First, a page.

Identify a Business Model
Trucks and truck drivers are the lifeblood of any trucking business. As such, the next step is to establish how you will acquire these assets.
You can purchase your own trucks and hire drivers, or you can subcontract the service to drivers who have their own trucks
Either model has its own strengths and weaknesses. Buying your own trucks, for instance, is cost prohibitive. Entrepreneurs who pursue this model typically start out with one or two trucks, and then scale over time. On the upside, you'll have greater control over your business, and the model has a higher profit return.
The subcontracted driver model doesn't require as much capital to start and you won't go through the hassle of hiring competent truck drivers, but you have to put a lot of effort into building a recognized brand that can pull in shipping clients.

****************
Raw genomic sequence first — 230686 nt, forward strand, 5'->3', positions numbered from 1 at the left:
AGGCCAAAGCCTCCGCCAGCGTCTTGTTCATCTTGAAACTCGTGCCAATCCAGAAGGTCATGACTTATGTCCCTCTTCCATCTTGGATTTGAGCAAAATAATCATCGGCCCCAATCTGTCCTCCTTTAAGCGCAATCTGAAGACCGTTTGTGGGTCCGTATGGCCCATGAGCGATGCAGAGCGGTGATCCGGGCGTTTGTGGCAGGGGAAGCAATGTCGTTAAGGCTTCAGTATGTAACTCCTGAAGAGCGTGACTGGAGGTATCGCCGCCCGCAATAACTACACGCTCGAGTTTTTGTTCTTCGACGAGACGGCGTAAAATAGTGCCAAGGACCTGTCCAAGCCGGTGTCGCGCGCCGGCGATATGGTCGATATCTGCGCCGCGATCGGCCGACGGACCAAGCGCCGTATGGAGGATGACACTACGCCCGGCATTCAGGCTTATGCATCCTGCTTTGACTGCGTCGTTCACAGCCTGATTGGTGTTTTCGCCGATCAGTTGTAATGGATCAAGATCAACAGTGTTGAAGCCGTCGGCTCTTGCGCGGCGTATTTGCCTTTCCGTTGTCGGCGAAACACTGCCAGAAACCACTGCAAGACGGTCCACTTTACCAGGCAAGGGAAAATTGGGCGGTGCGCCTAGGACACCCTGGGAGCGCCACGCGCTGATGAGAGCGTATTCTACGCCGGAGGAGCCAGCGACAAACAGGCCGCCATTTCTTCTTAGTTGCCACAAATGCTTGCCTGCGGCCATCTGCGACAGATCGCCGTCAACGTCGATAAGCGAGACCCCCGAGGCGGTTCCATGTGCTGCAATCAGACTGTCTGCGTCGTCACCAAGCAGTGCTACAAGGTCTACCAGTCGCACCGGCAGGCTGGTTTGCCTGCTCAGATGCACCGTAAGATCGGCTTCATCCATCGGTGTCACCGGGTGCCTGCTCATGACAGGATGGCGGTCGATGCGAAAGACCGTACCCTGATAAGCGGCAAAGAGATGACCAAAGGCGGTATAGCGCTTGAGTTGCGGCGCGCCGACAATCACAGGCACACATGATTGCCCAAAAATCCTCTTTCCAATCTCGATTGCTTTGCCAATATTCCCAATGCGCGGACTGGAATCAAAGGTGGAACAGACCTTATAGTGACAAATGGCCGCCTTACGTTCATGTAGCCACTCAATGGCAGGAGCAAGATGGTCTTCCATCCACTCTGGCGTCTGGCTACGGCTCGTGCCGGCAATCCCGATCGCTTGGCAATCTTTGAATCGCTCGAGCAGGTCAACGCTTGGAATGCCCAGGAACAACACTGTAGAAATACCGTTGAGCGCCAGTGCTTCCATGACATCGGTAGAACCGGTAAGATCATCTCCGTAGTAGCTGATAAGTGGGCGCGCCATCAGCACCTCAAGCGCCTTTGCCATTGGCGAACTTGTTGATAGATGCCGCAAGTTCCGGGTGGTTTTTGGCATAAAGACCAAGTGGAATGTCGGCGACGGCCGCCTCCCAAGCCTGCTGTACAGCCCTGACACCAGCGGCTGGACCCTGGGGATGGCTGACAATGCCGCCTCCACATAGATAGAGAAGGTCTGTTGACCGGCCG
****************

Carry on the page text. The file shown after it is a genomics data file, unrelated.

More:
This model is ideal for people who have vast connections in the trucking industry (can easily get clients) but lack the capital to invest in their own trucks.
Register Your New Trucking Business
Although registration requirements for trucking businesses vary from state to state, you generally need to:
- Choose and register your business name and physical address
- Pick a business structure (Sole proprietorship, partnership, limited liability company or corporation). Find a business lawyer to help you make a smart choice
- Get federal and state tax IDs
- Apply for business licenses and trucking permits. These include the Federal DOT Number and Motor Career Authority Number, Heavy Use Tax Form, International Fuel Tax Agreement Decal, Internal Registration Plan Tag, and BOC-3 Filing.